The Rise of Indian Philanthropy

By Priya Iyer

Imagine that you're an engineer tasked with improving the efficiency of a 'roti' (flat bread) maker from 100 rotis an hour to 40,000 rotis an hour. Thousands of under-nourished children are depending on you. Akshaya Patra Foundation, an organization that addresses malnutrition in school children, faced this very issue. As Emily Rosenbaum, CEO of the foundation, explained at a recent TiE Boston event, this is one of several challenges Akshaya Patra had to overcome to scale. The organization began as a religious mission to feed 1500 hungry children in Bangalore, India. They’ve now scaled to reach 1.4 million children in schools across 10 states.

Experts believe that changes in the Indian philanthropic landscape will soon help more and more promising organizations such as Akshaya Patra reach scale in the future. There is so much enthusiasm around these changes that the Bridgespan Group, Stanford Social Innovation Review and Dasra launched “Impact India,” a magazine for philanthropists and social innovators interested in India. After working in India for about 15 years, Jeff Bradach, Bridgespan Co-Founder, pointed out three specific trends he's witnessed:

 

1) Giving while living: Wealthy people are starting to give while they’re alive, so they can be involved in their wealth distribution.  Azim Premji, Wipro chairman, is one of several examples of this new form of philanthropy. He started the Azim Premji Foundation to help children receive quality universal education.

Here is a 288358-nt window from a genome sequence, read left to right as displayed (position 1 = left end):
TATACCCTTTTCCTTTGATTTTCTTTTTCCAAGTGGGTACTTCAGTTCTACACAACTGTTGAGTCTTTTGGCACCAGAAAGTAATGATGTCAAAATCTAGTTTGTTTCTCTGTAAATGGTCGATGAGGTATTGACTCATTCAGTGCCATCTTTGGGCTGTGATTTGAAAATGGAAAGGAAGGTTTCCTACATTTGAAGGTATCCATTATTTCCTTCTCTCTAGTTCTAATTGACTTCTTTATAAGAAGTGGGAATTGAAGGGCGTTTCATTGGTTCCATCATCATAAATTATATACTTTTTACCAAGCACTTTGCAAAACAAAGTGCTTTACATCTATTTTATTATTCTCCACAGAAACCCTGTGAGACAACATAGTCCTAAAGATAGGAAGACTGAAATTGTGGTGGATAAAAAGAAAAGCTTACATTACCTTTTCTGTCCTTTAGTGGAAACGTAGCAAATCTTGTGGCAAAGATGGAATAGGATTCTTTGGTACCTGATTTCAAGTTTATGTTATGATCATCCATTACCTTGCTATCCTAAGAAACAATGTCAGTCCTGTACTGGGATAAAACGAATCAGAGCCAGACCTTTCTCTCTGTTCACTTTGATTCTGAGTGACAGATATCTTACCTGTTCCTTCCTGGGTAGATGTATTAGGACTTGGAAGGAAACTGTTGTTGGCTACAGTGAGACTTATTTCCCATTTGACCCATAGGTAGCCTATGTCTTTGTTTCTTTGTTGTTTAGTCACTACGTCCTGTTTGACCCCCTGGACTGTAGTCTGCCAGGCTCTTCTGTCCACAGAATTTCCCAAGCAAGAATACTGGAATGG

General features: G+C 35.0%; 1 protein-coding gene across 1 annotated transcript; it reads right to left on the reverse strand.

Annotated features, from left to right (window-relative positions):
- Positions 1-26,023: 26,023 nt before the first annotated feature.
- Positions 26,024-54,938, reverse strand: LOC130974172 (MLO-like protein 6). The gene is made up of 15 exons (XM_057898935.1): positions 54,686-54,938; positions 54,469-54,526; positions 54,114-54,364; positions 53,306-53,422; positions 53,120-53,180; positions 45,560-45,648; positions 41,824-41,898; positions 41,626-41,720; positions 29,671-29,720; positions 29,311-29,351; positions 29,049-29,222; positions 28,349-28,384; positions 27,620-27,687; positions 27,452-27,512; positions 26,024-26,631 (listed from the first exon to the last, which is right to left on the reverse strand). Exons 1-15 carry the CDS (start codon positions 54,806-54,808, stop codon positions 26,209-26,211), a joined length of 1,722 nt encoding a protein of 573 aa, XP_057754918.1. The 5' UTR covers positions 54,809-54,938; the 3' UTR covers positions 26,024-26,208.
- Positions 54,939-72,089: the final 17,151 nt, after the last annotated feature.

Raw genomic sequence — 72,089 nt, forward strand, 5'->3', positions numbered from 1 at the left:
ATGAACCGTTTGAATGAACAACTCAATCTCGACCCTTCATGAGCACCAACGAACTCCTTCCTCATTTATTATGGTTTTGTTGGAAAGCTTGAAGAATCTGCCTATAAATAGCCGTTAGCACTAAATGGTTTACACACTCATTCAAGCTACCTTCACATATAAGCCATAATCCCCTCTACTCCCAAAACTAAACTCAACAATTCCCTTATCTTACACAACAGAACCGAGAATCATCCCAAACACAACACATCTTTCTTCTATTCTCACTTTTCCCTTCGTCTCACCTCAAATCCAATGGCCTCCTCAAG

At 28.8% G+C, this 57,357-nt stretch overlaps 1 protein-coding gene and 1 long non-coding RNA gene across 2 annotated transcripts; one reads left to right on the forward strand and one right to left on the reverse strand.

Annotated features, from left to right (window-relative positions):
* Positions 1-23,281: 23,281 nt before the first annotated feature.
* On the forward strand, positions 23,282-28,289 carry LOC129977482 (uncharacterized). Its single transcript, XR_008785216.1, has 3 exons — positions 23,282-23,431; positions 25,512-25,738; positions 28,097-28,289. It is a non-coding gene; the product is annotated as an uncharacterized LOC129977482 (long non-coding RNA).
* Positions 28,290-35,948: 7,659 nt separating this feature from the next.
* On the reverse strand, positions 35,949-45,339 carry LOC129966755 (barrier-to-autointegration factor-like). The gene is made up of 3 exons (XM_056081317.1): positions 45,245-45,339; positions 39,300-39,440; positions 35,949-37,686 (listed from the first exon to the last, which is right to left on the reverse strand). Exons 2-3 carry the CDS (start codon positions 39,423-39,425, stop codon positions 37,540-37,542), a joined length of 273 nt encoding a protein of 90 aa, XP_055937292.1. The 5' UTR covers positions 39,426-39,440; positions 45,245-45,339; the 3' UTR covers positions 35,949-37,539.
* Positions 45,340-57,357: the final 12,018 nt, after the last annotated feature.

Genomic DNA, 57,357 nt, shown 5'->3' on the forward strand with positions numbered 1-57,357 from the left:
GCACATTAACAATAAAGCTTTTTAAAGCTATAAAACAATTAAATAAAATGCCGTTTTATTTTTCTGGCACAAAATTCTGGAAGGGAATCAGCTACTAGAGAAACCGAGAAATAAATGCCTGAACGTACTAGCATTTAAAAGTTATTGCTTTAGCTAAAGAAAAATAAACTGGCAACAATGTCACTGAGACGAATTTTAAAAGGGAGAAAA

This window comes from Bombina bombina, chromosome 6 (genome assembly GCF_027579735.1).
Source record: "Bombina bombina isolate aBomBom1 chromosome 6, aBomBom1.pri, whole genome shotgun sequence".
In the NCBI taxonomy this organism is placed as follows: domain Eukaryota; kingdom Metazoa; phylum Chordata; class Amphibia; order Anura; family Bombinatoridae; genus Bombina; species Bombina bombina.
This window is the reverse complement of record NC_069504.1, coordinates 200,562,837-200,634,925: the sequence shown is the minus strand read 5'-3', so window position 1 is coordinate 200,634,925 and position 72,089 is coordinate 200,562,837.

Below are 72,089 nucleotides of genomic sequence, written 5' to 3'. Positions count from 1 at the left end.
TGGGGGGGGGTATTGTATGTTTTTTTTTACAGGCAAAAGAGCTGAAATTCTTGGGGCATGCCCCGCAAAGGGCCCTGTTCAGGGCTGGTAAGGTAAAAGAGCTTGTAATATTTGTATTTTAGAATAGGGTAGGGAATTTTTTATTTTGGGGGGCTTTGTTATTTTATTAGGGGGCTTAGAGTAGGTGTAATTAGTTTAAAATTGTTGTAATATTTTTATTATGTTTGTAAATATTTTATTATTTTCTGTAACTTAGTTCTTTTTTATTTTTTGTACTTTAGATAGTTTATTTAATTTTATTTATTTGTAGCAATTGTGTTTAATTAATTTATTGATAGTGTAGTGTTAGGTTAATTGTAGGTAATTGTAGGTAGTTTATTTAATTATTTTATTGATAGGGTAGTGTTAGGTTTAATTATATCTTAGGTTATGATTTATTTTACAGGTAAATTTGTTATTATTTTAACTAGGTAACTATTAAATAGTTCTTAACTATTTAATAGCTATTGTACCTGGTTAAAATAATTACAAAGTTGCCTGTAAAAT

2) Evidence-based giving: A widespread distrust of NGOs due to corruption has existed amongst Indians and Indian diaspora for years. As a reaction to this distrust, donors such as Corporate Social Responsibility (CSR) arms and foundations such as the Deshpande Foundation are engaging with enterprises based on impact metrics, a concept that was previously unheard of.  There’s also been a rise in sites such as Dasra, Global Giving and Give India that provide credibility to impactful NGOs.  

3) Experimental philanthropy: Some philanthropists in India are moving away from traditional philanthropy models. The Omidyar Network is a good example of experimental philanthropy. Their structure in and of itself proves unique. As an investment firm rather than a foundation, they can invest in both for-profit and nonprofit organizations that are for-impact.

After hearing all of this, I’m left with two questions. The Indian philanthropy landscape has now become more open to investing to scale social enterprises. First, what are projected trends in the growth of the seed funding market for social enterprises in India? If individuals and organizations are not willing to take on the risk of funding social impact organizations at the seed stage, a pipeline of innovative organizations that are ready to scale won’t exist. Second, some larger organizations such as Pratham are creating U.S. arms so they can tap into the immense funding opportunities abroad. We know from a recent "Impact India" article that if Indian diaspora gave at the same rate as people in the U.S., and gave 40% of their contributions to India, $1.2 billion would flow from Indian diaspora to Indian causes. How will more organizations better tap into this latent opportunity?

Thanks to Kathleen Pointer for editing this piece.